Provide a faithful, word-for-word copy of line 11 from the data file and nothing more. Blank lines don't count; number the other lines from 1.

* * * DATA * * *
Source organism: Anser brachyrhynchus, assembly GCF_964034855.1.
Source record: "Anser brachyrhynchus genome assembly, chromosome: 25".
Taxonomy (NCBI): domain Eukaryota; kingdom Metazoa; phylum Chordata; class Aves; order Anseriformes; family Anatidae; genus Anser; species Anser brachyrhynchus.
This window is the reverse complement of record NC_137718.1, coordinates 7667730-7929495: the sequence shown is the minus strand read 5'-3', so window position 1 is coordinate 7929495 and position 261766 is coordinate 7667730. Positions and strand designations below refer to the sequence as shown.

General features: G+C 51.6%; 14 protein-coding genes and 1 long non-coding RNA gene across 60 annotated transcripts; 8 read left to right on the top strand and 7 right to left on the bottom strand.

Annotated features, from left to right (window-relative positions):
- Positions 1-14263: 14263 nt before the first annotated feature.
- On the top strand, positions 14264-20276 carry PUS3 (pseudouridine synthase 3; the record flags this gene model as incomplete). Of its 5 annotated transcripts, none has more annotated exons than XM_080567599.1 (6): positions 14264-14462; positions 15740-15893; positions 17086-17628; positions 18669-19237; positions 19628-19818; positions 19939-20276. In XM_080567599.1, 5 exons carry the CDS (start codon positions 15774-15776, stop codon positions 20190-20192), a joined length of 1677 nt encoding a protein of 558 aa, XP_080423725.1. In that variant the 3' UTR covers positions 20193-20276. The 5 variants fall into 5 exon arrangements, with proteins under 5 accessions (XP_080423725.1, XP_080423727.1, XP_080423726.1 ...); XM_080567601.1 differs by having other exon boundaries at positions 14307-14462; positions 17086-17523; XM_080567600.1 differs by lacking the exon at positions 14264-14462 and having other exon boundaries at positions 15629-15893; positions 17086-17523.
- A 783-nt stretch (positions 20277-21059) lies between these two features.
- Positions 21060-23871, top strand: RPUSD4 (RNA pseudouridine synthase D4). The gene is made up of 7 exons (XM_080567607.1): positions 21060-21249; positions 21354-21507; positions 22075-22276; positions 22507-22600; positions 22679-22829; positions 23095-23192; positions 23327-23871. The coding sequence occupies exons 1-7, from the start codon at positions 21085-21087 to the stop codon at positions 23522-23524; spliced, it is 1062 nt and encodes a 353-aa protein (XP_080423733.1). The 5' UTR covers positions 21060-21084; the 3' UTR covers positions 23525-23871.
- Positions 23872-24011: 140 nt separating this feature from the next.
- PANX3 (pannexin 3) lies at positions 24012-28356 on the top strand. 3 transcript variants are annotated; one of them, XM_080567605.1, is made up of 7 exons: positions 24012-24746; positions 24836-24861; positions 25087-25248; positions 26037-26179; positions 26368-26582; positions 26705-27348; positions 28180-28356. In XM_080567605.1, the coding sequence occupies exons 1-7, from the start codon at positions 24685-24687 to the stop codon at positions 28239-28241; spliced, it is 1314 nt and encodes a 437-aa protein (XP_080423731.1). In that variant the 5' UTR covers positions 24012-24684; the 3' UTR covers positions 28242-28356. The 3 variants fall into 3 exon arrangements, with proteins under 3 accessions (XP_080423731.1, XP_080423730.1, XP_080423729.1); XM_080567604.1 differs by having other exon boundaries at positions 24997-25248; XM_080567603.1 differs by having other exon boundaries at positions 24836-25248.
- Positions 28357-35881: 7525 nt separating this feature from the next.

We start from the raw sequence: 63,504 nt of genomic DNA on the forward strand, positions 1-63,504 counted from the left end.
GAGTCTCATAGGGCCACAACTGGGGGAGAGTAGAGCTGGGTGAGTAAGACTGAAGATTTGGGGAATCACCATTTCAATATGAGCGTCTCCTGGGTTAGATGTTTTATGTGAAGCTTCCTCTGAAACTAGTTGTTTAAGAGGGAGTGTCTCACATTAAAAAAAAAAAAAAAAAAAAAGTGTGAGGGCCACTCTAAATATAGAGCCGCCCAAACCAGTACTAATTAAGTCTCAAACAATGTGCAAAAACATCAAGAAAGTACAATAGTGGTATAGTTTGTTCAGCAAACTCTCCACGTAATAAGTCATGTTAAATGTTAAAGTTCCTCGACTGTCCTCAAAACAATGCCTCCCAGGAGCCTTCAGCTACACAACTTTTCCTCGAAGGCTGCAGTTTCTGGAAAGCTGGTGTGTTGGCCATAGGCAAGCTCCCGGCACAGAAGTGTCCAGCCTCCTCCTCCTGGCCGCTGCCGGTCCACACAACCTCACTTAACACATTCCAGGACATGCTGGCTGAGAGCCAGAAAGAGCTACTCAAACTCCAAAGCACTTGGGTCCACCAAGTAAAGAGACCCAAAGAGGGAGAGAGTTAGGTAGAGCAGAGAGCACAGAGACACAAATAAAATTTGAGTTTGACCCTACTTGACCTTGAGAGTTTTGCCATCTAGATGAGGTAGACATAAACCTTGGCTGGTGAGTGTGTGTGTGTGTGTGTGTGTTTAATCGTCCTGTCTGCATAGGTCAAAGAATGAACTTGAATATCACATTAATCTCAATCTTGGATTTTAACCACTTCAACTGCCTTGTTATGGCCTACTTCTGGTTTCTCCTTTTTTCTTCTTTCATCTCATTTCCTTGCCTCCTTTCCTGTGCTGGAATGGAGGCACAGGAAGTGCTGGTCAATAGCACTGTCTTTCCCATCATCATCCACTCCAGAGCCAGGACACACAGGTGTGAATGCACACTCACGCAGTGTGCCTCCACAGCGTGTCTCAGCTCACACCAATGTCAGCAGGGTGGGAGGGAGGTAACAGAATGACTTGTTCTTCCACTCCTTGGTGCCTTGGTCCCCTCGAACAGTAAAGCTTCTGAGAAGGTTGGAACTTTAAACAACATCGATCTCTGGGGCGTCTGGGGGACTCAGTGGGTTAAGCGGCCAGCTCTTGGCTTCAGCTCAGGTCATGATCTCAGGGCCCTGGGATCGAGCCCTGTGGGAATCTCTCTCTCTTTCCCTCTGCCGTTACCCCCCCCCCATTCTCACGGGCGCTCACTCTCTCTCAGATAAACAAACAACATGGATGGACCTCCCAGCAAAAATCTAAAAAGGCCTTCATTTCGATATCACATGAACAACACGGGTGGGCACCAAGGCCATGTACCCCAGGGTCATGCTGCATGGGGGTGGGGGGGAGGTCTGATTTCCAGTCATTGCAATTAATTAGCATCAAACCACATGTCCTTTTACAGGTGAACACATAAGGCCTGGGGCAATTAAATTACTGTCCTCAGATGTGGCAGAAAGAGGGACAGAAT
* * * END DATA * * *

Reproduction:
- Positions 23872-24011: 140 nt separating this feature from the next.